How do I pre-selling physical product that don't exist yet?

18 replies
I have some ideas for physical product, but don't have the money to have them produced.

How can I pre-sell physical product that has not been produced yet?

Note: I did have some prototypes created and have shown them to friends, they liked what they saw. So it seems to be a good idea, just need the money part to get it off the ground.

The problem I run into is that you have to order so many of an item, like 5,000 or 10,000 at say $3.00 each and I would sell them for $15 or $20 each. So I need about $15,000 to $30,000 for the first production run, which I Don't have. There is usually a lead-time of three to four weeks for these kinds of products to be produced, so people would have to wait for the first production run to get their item in the mail.

I will give you some made up examples:
Example #1: A Calendar on collectable Hot Wheels cars.
Example #2: A new Fantasy card game

Some of my thoughts on this:
People would pre-order the first production run at a special discount or receive some special bonus. An example would be 50% off or additional gift.

Start blog on idea or website?

I need some ideas or suggestions

Many thanks, Tony.
#don’t #exist #physical #preselling #product
  • Profile picture of the author Jared Alberghini
    Hi Tony,

    It sounds like this might be what you are looking for to startup with no overhead cost :

    CafePress: Funny t-shirts, unique gifts, and custom t-shirts

    Hope that helps you.

    - Jared


    Join The Future: Telekinetic Marketing

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    • Profile picture of the author Tony6597
      Originally Posted by Jared Alberghini View Post

      Hi Tony,

      It sounds like this might be what you are looking for to startup with no overhead cost :

      CafePress: Funny t-shirts, unique gifts, and custom t-shirts

      Hope that helps you.

      - Jared
      Funny you should mention

      I have done some T-shirt designs on, the only thing is what I want to do is not on their list of items they do. Then they charge a lot of money for a t-shirt, Like $17.00 and I would make $5.00. Most local print shops can do an order of 100 of about $500- $700 depending on the t-shirt.

      As for a business partner, I will have to look into that, only worry is have the idea taken from me. But I should try something with the write legal disclosure.

      Thanks for the suggestions.

      I might just start a pre-sell website for feedback and give may be the first 5,000 a great deal if they order ahead of time, of course there would be a money back guarantee.

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      • Profile picture of the author Killer Joe

        Preselling physical products only works if A:The products are already in production, or B:You have already secured the funding for production. This is true on several fronts, but the most obvious is that you will need to provide a delivery date for the products, and you won't have that until you begin production.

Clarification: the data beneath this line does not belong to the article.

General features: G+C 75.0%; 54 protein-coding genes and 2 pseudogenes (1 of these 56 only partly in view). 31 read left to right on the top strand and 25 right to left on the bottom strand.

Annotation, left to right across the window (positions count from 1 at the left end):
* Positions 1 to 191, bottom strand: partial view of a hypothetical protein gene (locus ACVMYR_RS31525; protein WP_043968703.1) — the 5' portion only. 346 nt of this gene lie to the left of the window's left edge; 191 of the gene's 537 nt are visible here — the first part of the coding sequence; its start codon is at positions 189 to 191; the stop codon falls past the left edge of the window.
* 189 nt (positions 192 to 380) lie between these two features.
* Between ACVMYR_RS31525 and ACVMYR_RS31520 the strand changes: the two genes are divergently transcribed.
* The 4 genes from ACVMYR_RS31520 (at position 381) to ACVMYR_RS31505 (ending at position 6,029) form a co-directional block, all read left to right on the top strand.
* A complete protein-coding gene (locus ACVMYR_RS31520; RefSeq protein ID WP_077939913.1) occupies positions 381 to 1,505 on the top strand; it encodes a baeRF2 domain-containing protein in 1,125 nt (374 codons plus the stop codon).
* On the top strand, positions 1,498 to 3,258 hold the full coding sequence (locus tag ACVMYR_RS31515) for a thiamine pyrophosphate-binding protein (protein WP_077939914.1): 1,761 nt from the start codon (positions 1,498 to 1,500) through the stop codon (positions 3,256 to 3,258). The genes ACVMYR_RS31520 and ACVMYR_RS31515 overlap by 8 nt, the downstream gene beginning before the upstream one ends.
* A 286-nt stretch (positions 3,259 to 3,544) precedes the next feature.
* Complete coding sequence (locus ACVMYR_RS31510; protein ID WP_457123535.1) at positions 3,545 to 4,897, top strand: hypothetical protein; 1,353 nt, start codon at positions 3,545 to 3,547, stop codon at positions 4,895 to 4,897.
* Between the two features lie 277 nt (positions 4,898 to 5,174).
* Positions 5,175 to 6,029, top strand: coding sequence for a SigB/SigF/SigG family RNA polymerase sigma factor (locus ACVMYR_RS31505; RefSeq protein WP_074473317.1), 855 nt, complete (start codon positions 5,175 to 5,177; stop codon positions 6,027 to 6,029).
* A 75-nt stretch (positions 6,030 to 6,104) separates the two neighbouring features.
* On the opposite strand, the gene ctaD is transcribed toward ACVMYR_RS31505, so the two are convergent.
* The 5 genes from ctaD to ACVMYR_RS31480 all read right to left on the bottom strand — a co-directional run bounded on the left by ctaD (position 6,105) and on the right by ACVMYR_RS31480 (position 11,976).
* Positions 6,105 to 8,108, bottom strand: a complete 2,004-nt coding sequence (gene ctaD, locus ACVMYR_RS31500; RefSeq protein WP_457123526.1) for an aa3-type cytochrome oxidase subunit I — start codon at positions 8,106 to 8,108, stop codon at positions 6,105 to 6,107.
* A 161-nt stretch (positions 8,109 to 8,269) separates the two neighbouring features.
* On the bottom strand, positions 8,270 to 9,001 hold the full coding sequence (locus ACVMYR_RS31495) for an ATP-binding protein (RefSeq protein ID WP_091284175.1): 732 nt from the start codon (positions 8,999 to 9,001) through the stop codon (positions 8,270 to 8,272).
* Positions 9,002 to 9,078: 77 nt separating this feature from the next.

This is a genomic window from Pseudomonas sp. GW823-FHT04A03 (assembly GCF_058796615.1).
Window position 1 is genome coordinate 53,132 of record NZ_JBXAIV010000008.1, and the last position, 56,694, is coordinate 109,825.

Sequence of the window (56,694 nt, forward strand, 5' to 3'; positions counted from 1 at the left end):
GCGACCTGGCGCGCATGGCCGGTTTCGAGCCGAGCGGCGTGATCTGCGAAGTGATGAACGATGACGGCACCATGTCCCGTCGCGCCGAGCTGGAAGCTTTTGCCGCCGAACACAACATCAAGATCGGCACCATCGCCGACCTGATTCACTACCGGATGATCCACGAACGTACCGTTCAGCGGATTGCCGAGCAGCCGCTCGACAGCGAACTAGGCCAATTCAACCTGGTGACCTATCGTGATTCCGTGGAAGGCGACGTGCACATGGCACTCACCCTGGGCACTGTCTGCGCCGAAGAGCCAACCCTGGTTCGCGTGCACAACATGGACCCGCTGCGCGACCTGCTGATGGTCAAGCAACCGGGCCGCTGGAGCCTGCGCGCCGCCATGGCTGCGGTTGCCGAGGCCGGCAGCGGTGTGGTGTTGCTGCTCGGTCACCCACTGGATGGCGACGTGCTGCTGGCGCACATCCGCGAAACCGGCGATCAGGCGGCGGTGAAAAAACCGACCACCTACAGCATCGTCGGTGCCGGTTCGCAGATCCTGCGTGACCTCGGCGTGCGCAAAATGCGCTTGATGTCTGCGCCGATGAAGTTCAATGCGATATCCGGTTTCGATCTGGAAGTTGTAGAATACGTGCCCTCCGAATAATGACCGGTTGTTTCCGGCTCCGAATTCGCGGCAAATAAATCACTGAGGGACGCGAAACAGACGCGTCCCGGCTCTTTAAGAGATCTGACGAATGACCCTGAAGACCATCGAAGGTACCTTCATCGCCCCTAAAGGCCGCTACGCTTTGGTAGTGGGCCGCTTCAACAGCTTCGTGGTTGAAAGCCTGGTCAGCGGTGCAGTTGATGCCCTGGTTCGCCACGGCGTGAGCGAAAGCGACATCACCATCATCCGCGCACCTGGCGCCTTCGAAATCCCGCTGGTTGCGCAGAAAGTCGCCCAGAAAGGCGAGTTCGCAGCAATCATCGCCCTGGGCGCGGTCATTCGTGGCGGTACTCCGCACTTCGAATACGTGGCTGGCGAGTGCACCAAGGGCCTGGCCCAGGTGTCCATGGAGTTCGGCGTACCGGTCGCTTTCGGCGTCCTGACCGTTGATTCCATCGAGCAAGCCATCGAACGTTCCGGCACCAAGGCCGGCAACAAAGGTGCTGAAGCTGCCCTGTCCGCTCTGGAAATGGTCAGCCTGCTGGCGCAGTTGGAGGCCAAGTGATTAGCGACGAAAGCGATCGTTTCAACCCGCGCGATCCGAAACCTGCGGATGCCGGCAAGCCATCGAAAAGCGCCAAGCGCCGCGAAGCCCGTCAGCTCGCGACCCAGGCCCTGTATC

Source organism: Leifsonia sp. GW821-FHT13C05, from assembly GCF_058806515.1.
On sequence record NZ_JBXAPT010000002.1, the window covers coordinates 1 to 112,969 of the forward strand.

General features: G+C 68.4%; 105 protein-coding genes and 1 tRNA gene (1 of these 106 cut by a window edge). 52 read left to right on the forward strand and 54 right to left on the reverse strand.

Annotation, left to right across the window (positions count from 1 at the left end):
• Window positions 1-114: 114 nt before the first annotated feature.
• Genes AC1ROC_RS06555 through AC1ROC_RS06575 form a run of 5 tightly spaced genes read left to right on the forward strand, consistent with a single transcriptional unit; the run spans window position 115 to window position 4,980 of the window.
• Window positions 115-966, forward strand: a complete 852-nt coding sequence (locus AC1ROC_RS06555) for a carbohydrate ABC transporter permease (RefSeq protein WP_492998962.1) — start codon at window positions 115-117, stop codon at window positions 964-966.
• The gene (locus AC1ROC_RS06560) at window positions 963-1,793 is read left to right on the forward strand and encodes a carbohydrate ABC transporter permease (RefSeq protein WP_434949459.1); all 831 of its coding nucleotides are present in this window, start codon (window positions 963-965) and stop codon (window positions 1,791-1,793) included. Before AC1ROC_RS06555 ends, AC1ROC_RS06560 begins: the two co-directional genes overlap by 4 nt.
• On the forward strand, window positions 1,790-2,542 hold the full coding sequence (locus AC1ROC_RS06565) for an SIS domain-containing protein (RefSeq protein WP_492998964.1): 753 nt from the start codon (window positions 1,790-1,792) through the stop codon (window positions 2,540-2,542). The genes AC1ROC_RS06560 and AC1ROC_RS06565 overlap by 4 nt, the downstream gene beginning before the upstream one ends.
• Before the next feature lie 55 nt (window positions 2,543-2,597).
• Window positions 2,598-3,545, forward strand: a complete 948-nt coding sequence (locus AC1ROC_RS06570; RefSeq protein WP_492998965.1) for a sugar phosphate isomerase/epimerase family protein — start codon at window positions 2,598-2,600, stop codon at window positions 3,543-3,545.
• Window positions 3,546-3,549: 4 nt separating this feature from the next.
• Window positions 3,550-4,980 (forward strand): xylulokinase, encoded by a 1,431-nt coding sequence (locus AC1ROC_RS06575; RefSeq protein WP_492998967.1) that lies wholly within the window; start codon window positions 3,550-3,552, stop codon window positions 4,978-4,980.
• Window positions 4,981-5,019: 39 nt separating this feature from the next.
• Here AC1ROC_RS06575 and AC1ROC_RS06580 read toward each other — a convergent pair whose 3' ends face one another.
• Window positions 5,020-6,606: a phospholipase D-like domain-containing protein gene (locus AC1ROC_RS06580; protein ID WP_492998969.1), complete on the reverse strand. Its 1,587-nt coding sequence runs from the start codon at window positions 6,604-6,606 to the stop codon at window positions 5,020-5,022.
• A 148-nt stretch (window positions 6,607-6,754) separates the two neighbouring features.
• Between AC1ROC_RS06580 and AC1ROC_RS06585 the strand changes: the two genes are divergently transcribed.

Now, the following is not legal advice, but I want you to consider the ramifications of what you are proposing. If you believe that you can presell physical products to raise the money for production you are kidding yourself. You are also exposing yourself to major legal problems if you take the money upfront and can't deliver down the road.

        Many credit card companies have policies that frown on this kind of activity, and in fact, prohibit it. So in essence you would need to collect cash, checks, or money orders to make your presell launch work if you are looking for payments in advance. But you would still be risking legal problems such as Mail Fraud here in the US if you used the Postal System for payments sent to you via mail.

        Look at it this way, if you fall short of your sales projections, and can't raise the necessary funds to produce the products you will not only incur the expense of refunding the monies, you will also kill your credibility and whatever good will you may have fostered with your customers.

        As someone who makes money selling physical products on the internet I can assure that you will need the continuing loyalty of your customers to build a sustainable business. Having to find new customers for every sale is a losing proposition.

        One other thing I want to touch on is the mistake that most people make when they launch a new physical product. Basically, they believe that they need to make the product at the largest volume to support the lowest cost. Don't fall into this trap.

        When you approach a vendor be sure your Request For Quote (RFQ) always contains quantities that allow you to test the market without filling your garage with unsold merchandise. Lower quantities will mean a higher cost per unit, but there is a trade-off.

        Generally, you won't sell 100% of a large order, so all the inventory that is leftover needs to be amortized into the products that you have sold to determine your profit. So, for example, if you make 10,000 units at $3.00 each, and only sell 5,000 units, you could have just as easily paid $6.00 each for 5,000 units and skipped the hassle of storing/warehousing the unsold inventory. In fact, your real profit would have been higher in this example with the smaller quantity order.